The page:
gq feature on stop-lossed iraq war resister phil mcdowell, and canadian press reaction

For several months, Wil Hylton, an excellent writer from GQ magazine, has been interviewing Phil McDowell, an Iraq War resister living in Canada, along with many other war resisters and their supporters and detractors. The resulting article is now online:
Just Deserts: Osama bin Laden is dead, but the wars he provoked rage on, claiming lives in all kinds of ways. Consider the bizarre case of Phil McDowell, a decorated American soldier who completed his four-year tour of duty but now may be deported from Canada and court-martialed as a deserter. How can you go AWOL when you're not even in the army anymore? On the eve of our first Memorial Day since we killed the guy Phil enlisted to fight, Wil S. Hylton investigates. [Read it here.]
And from Canadian Press:
A high-profile U.S. war resister facing deportation from Canada was illegally ordered to do a second tour of duty in Iraq, according to an investigative piece in an American magazine.

GQ Magazine writes that the U.S. Army had no legal basis to force Phil McDowell into a second tour under its "stop loss" program after it had formally discharged him from service in July 2006.

McDowell, who currently lives and works in Toronto, initially returned to duty before fleeing to Canada to avoid participating in a war he could no longer support.

Five years later, McDowell says he's astonished by the latest turn of events.

"It clearly defines how the United States military deals with its personnel, in the sense that there wasn't much of an appeal or recourse in my situation," he told The Canadian Press in an interview.

"There isn't an appeal process to deal with 'stop loss' or even conscientious objection."

McDowell is one of the leading voices in the War Resisters Support Campaign which represents deserters who Immigration Minister Jason Kenney has called "bogus refugee claimants."

Kenney ordered a crackdown last summer on American military deserters seeking asylum in Canada after the courts made several rulings in their favour.

The Conservatives have argued that unlike Vietnam draft dodgers from the 1960s, the Americans coming to Canada to avoid service in Iraq are all volunteers who deserted their posts.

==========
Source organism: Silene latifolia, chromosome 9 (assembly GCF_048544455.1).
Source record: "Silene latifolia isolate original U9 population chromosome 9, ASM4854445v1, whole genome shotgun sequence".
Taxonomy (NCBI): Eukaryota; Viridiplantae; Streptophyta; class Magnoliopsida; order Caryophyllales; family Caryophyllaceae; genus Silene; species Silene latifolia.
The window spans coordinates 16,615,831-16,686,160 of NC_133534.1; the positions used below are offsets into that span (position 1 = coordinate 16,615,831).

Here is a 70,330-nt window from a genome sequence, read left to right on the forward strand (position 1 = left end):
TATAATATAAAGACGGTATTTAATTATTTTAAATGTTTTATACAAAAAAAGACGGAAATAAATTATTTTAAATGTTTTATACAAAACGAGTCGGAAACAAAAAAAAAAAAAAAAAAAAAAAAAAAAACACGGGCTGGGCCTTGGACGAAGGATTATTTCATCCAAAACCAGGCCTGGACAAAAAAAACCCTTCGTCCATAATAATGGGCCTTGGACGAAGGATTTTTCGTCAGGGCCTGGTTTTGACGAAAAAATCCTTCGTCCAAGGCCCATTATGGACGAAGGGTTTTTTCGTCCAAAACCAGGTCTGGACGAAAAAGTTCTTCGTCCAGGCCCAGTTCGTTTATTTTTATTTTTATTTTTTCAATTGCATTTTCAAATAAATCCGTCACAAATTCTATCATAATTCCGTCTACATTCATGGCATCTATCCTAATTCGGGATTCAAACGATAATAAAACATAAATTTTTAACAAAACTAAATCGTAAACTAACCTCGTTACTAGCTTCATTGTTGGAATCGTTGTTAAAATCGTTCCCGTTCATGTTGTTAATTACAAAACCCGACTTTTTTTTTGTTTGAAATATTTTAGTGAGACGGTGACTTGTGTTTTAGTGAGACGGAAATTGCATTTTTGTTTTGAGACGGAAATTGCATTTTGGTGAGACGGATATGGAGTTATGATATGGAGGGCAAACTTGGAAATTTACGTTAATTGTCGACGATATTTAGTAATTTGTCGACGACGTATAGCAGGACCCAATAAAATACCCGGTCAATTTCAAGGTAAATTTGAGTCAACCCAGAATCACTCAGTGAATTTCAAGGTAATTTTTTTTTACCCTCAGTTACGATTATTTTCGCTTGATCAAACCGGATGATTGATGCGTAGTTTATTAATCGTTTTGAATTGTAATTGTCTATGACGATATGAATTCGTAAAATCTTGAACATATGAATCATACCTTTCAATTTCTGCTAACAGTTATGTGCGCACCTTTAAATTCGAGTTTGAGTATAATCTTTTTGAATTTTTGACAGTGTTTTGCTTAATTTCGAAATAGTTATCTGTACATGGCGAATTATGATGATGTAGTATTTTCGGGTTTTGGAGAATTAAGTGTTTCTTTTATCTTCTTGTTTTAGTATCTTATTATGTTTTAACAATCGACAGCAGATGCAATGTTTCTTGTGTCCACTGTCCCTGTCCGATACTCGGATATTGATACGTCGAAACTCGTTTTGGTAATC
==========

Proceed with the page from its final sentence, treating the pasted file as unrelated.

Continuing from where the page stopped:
The GQ article adds a new wrinkle, detailing the "stop loss" program that allowed the U.S. Army to summarily extend more than 10,000 soldiers beyond their initial, voluntary commitment.

Known to the troops as the "back door draft," the program was ended by the administration of President Barack Obama, which called it a breach of faith for a voluntary army.

McDowell served a year in Iraq and was formally discharged on July 23, 2006, according to GQ Magazine, only to receive a "stop loss" order a week later on Aug. 1.

The magazine spent more than a month, without success, trying to get a legal explanation from the U.S. Army as to how a fully discharged individual could be subject to a "stop loss" order - which only applied to soldiers on active duty.

Former military lawyers told GQ the U.S. Army has no case.

"I still don't know if I actually believe it. I don't know what to say," McDowell says of the legal limbo that's had him on the lam for half a decade.

"At the end of the day, I want to stay here - regardless of whether I'm clear in the States or not. I feel like this is my home and I want to stay here."

A spokeswoman for Citizenship and Immigration Canada said privacy laws prevented her from discussing McDowell's situation.

"As a general rule, military deserters from the United States are not genuine refugees under the internationally accepted meaning of the term," said Nancy Caron, adding that all files are reviewed on a case-by-case basis and "all individuals have the right to due process."

As for the "stop loss" provisions that re-enlisted thousands of American soldiers without their consent, "we don't track this program," said the departmental spokeswoman.

Don Davies, the NDP critic for citizenship and immigration, said he doesn't buy the distinction between draft dodgers and war defectors, saying all are conscientious objectors and should be treated as such.

But Davies said the "stop loss" program makes McDowell's case particularly problematic.

In testimony before a House of Commons committee in the last Parliament, McDowell noted the U.S. Army began the program after he'd volunteered, meaning he didn't enlist in the knowledge he could be forced to extend his commitment.

"The bottom line is a 'stop loss' kind of approach is a form of draft," said Davies.

"In that sense, if there were any force to the volunteer argument (used by the government) - which I'm not convinced there is - then it's not applicable in a 'stop loss' situation, which is in essence a draft."

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